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Research Reports on Special Education Policy

NEWS RELEASE

2 March 2000 Immediate Release

Research Reports on Special Education Policy

New research into special education policies brought in over the past two years showed that there was still further work to be done in bedding down the policy, the Ministry of Education said today.

The special education budget provides over $350 million in resourcing to schools and early childhood centres, and assists with the education of about 10% of New Zealand children throughout the country.

"We acknowledge that families and schools have faced difficulties in working through the changes. The research project provides an opportunity for the views of families and schools to be heard," said Sally Jackson, the Ministry's project manager for special education. "Special Education 2000 has significantly changed how education is provided for children with special needs".

"The new Government is firmly committed to reviewing aspects of Special Education 2000. The research reports released today will play a very valuable part in helping to meet the Government's intentions."

The research reports present a picture of Special Education 2000 near the beginning of the initiative. They were commissioned by the Ministry of Education to give an independent evaluation of all of the separate strands of the special education policy and to see how they work together for the benefit of students in schools. They were conducted for the Ministry by a specialist team from Massey University.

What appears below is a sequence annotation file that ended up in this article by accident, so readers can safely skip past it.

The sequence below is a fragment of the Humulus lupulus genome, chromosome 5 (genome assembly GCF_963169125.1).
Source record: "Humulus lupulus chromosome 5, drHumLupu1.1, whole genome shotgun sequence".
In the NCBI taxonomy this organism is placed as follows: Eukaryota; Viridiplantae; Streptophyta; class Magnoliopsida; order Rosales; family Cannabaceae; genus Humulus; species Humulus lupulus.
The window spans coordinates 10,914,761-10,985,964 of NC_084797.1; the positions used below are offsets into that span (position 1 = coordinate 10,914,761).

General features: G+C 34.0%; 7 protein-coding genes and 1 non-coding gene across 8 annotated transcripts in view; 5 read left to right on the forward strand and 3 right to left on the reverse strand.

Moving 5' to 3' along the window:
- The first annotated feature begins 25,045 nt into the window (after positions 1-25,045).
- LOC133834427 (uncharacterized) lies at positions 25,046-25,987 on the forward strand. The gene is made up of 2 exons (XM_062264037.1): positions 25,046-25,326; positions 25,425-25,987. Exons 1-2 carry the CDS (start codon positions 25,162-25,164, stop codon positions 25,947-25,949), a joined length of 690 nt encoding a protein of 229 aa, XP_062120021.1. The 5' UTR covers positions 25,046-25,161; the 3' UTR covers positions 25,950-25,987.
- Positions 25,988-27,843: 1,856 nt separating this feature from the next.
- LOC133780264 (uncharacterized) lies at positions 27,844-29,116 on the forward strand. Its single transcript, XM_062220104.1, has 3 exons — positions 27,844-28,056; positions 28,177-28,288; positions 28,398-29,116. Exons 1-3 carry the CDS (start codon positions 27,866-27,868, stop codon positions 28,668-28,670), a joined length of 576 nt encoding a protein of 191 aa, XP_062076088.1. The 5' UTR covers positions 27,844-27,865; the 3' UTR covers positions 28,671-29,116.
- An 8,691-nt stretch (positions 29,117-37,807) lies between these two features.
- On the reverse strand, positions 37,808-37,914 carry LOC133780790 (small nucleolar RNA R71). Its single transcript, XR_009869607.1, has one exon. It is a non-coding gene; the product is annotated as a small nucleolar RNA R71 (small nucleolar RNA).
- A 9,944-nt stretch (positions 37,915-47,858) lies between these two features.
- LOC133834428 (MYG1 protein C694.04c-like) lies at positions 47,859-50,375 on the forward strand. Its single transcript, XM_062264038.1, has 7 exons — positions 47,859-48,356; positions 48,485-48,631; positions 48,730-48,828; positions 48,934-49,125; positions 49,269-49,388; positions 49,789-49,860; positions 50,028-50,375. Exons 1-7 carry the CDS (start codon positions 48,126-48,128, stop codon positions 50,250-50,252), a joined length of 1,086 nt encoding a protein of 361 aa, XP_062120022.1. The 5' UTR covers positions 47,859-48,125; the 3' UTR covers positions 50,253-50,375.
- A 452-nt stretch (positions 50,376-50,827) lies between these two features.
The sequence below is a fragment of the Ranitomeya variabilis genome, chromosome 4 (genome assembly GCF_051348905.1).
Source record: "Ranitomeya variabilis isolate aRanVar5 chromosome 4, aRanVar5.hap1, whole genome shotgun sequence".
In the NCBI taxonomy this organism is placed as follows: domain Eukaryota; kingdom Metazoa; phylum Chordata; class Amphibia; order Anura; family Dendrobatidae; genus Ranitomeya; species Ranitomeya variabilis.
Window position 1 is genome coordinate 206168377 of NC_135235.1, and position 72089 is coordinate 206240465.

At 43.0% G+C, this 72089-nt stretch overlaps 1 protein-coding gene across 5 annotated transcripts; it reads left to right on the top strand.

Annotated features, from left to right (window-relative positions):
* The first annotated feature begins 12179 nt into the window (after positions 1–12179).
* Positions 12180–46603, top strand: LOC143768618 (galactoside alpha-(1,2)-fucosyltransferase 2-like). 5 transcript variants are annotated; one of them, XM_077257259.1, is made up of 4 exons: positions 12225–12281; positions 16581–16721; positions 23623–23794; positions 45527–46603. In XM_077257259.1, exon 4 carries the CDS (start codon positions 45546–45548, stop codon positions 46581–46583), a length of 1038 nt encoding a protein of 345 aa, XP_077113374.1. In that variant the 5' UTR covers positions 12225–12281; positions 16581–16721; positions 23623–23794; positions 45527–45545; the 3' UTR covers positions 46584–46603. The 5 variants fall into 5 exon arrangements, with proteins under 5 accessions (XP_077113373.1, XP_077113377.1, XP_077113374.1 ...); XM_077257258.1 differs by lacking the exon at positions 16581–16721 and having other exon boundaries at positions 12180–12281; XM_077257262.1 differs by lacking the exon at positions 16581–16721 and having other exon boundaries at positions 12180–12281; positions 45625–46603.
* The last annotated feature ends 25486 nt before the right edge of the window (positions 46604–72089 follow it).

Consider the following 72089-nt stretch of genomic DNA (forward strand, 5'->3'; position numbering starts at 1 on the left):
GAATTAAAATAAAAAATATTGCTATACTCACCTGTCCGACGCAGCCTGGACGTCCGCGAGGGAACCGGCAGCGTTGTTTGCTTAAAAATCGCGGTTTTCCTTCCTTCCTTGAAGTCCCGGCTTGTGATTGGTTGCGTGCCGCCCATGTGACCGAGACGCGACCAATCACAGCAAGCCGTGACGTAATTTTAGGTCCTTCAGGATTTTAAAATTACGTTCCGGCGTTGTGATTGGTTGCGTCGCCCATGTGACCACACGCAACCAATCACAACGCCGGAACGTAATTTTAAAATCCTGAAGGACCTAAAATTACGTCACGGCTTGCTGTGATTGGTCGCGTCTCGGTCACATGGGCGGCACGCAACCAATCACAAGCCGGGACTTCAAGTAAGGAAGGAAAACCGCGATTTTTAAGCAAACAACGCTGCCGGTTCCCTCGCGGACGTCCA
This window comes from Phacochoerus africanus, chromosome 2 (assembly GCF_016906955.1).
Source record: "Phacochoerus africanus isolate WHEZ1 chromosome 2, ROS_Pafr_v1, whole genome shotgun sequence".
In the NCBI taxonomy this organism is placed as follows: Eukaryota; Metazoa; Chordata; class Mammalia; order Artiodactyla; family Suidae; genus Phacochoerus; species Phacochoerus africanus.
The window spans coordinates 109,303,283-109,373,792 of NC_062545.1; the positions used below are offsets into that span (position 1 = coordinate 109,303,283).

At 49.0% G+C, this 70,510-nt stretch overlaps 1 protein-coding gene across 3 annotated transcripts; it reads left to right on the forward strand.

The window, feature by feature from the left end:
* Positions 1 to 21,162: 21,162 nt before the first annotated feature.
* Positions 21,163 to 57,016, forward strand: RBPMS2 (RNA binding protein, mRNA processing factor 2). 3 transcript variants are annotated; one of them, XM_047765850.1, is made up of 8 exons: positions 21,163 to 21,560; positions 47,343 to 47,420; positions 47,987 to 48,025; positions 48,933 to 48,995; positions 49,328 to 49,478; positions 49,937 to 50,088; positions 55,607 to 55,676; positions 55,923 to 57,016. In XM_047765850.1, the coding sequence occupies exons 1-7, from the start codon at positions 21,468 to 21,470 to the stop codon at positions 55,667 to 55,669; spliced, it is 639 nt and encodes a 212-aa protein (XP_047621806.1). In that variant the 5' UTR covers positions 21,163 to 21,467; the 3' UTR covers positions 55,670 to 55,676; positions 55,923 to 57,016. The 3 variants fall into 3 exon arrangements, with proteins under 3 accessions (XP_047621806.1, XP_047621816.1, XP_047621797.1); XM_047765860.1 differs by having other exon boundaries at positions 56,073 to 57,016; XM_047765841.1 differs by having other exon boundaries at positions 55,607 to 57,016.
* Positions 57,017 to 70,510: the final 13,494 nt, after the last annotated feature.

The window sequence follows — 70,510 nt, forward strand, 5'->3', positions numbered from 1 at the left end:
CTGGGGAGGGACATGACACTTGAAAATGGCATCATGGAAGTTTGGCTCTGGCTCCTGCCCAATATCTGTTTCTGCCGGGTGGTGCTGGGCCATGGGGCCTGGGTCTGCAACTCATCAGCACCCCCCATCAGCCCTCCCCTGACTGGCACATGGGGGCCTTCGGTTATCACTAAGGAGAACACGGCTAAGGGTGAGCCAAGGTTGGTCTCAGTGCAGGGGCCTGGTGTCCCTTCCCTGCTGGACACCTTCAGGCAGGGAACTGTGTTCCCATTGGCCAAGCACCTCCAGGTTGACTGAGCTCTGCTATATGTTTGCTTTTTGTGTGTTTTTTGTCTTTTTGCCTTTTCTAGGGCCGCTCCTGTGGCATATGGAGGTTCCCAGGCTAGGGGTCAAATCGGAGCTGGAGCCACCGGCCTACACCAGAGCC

Today's research reports cover the five components of the Special Education 2000 policy: the Ongoing Resourcing Scheme (ORS), the Speech Language Initiative; the Severe Behaviour Initiative, the Resource Teachers: Learning and Behaviour and the Special Education Grant (SEG).

The analysis is based on the response to a thousand written questionnaires and four hundred visits to schools and early childhood centres.

They indicate areas for further attention to be given to Maori, early childhood issues, professional development, residential special schools, support services, and issues for parents.

Two of the major features of the research are the baseline data it contains and the voices of schools and parents. Follow-up reports will be able to indicate further impact on schools, kura and early childhood institutions.

The Massey University team has been contracted to undertake further evaluation from now until August 2001, and the researchers will be going back to schools and to early childhood centres in the next few weeks to collect the second round of data.

"The Ministry of Education and the research team also acknowledge the big contribution that schools and families have made to the research reports by the generous response they have made to the wide-ranging questionnaires and interviews."

END

Ministry of Education contact: Sally Jackson, Project Manager, Special Education Phone: (04) 471 6184 / 025 283 0727

Research Co-ordinator Roseanna Bourke Massey University College of Education Phone: 025 2434 121


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